WASHINGTON - U.S. President Barack Obama called on Wednesday for bipartisan cooperation to boost jobs and help small businesses through a series of initiatives that he has proposed to tackle double-digit unemployment.

My hope is that as we move forward, we can do so together, Obama told reporters after meeting congressional leaders from both his Democratic Party and the Republican opposition at the White House to discuss the economy and jobs.

The gathering came one day after Obama laid out a series of initiatives to boost job creation and called for the extension of unemployment insurance to ease the plight of the more than 15 million Americans who are out of work.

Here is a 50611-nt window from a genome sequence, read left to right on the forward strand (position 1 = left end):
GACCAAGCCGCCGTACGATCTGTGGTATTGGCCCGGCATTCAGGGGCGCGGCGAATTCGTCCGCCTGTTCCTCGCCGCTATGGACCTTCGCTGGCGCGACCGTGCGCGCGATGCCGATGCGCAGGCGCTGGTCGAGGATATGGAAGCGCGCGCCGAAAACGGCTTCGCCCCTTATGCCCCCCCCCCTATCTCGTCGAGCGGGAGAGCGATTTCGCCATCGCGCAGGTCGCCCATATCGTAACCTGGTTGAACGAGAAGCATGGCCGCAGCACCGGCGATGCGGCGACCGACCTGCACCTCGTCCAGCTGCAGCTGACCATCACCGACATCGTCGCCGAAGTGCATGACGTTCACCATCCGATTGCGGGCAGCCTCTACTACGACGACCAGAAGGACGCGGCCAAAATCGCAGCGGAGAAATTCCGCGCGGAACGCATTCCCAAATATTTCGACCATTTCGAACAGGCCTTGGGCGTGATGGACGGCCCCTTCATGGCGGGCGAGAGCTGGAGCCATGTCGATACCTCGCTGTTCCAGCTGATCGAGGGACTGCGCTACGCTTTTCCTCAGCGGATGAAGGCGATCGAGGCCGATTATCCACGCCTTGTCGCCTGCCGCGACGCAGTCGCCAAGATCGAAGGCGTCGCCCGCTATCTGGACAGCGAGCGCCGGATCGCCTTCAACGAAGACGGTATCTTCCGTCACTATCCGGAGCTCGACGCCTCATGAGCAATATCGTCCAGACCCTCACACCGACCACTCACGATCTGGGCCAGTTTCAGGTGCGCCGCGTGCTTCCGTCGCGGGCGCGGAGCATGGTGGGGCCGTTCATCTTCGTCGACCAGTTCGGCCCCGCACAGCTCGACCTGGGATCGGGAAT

Critics said the plans were modest in scope, reflecting his need to also focus on the deficit, while sending a message that he understands the concerns of ordinary Americans.

Unemployment levels of 10 percent, the highest in 26 years, are sapping American optimism and have contributed to a decline in Obama's public approval ratings, potentially dimming Democrats' prospects in November congressional elections.

Obama's proposals will be shaped in conjunction with Congress, where the Democrats are in the majority, and he emphasized that the effort will require work and cooperation and a serious of purpose in Washington.

(Reporting by Matt Spetalnick and Alister Bull; editing by Mohammad Zargham)